I first met Norm at a graduate student conference at Columbia University in 1999. At the time I was a MA student at Columbia, while Norm was visiting from UVA, where he was also studying for his MA degree. We hit it off immediately, and I while I cannot remember the details of our conversation, I still can see his smile poking through an overgrown beard as we drank beer in the CV Starr East Asian Library the night the conference came to a close.

So I was naturally delighted when Norm joined me at UCLA in the fall of 2001. Working on our PhDs together, we were joined by one of the strongest of bonds two young men can share: poverty. Without multiyear fellowship packages, Norm and I spent our graduate years jumping from grant to grant, TA position to TA position. It could have been a disheartening experience, but Norm’s good cheer never wavered and always buoyed my spirits.

The demands of research meant that I did not see Norm too often during our graduate school years, but were in constant touch, exchanging emails about archives, fellowships, and our dissertations. His letters were always full of excitement. Excitement about his research, excitement about life in Taiwan and China, and excitement about finishing his dissertation and starting the next stage of his academic life. But more than anything Norm’s letters showed me how excited he was about his personal life. Almost every email he wrote, it seems to me, would include a mention about how happy he was to have found Eurydice. If he was in the field, he was anxious to get back to her. If he was with her, he was enjoying every last moment before the archives called him away.

Norm was a true friend. When I finished my dissertation I was unable to return to Los Angeles to file in person. Norm gladly volunteered to bike to campus in the sweltering August heat to complete my paperwork for me. Every time I saw Norm at conferences or during research trips I can remember nothing but laughter and good conversation. It is no secret that graduate school is a grueling process that strains relationships, but Norm counted each and all of his classmates as true friends.

Norm Apter will be remembered. His research will inspire future generations of scholars. And whenever his friends and family gather, we will be sure to honor him by exchanging our fond memories of Norm, of which there are too many to count.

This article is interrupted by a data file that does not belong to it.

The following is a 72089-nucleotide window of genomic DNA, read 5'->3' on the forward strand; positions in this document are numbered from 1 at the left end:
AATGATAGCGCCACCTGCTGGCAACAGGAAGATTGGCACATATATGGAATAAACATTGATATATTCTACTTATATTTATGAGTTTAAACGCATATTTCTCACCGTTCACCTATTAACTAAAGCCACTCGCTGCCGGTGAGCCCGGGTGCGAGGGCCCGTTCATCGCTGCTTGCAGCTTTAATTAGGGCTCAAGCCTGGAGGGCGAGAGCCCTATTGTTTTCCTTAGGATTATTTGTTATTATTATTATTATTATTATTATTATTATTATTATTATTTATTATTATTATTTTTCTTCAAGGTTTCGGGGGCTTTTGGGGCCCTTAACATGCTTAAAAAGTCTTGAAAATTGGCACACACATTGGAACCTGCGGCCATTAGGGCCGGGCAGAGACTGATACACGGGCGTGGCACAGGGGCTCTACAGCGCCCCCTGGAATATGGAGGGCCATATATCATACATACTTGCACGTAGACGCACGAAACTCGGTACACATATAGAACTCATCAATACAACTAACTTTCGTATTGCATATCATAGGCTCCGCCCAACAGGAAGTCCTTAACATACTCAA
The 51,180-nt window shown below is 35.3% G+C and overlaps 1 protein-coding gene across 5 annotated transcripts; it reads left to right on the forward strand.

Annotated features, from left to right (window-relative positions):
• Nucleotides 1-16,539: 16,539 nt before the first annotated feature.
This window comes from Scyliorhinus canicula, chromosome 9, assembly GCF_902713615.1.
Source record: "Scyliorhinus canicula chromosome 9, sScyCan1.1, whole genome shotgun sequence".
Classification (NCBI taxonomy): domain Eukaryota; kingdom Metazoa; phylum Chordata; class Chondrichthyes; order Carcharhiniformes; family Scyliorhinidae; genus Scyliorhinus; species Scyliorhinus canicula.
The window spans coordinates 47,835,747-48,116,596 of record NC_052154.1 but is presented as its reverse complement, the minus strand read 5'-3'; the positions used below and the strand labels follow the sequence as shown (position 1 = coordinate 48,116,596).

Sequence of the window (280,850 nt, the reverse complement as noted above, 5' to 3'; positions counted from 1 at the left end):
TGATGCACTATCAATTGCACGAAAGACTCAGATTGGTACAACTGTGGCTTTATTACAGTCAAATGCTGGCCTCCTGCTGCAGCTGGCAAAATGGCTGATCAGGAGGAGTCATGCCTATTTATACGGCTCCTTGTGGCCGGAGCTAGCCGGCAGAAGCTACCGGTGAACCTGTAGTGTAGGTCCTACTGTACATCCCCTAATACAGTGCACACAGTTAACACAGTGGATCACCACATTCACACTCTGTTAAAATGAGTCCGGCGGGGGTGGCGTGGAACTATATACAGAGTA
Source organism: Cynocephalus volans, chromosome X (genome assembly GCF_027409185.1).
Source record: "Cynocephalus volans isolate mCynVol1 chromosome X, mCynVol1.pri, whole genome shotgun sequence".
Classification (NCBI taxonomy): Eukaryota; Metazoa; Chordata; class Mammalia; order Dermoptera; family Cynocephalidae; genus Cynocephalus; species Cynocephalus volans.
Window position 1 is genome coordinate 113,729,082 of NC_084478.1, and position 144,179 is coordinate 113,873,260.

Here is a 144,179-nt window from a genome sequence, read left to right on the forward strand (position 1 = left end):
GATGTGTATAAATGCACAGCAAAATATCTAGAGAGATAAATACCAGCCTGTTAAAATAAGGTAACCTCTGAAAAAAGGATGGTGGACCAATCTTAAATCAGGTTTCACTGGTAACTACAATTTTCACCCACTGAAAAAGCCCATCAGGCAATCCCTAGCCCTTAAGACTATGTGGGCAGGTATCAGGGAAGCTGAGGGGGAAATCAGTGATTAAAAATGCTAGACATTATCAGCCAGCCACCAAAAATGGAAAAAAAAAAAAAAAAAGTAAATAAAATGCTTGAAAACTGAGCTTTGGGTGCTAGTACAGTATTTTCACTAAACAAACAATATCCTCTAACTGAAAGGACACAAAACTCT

Brian DeMare (同学 and friend)
May 19th, 2014
Ann Marie, Scott and their two boys will miss you. Glad to have met you and your wife during the time we visited AM and family. Your wife is a very strong person. While you watch her from heaven, she'll make an impact to other people lives.
Bernie & Helen Davis (Friends)
May 12th, 2014
My mother in law loss her battle to cancer not long ago. The pain hasn't completely gone away and I know my wife still suffers in silence. My lone comfort has been in reading, Revelation 21:4. I know only God can truly understand the pain we feel when we lose someone in death especially at a young age. My prayers are with you.
michael (neighbor)
April 7th, 2014
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"Dear Stormin’ Norman, I’ve so many treasured memories fr W&M days: trekking all the way fr Barrett to the Caf w hallmates bc they were so besotted w you, to our Chinese classes, to long walks & talks in China, SF, Vegas & LA. Miss you utterly."
Thao Nguyen
February 8th, 2018
"We were so saddened to hear of Norm's passing: great guy, brother, son and uncle who accomplished so much in such a short time on this earth. We find comfort in knowing that Norm is now out of pain and suffering and enjoying eternity with his Dad."
Jen and Larry Walk
February 21st, 2014
"Rest in peace, Norm. I recall your quiet intensity and intellectual curiosity while sitting through East Asian history classes at W&M. Even then, I knew you'd become a scholar and professor. You will be missed."
Li Ping Lo
February 17th, 2014
"I met Norman through Eurydice,we only met few times,but I felt somehow connected with him,coz We were born on the same date,same month,but different year.He was a great and kind person, always had the big smile on his face every time we met.RIP Norm"
Sally Chen
February 17th, 2014
"Be a happy angel in heaven, and look after your lovely wife always"
Lina Ku
February 17th, 2014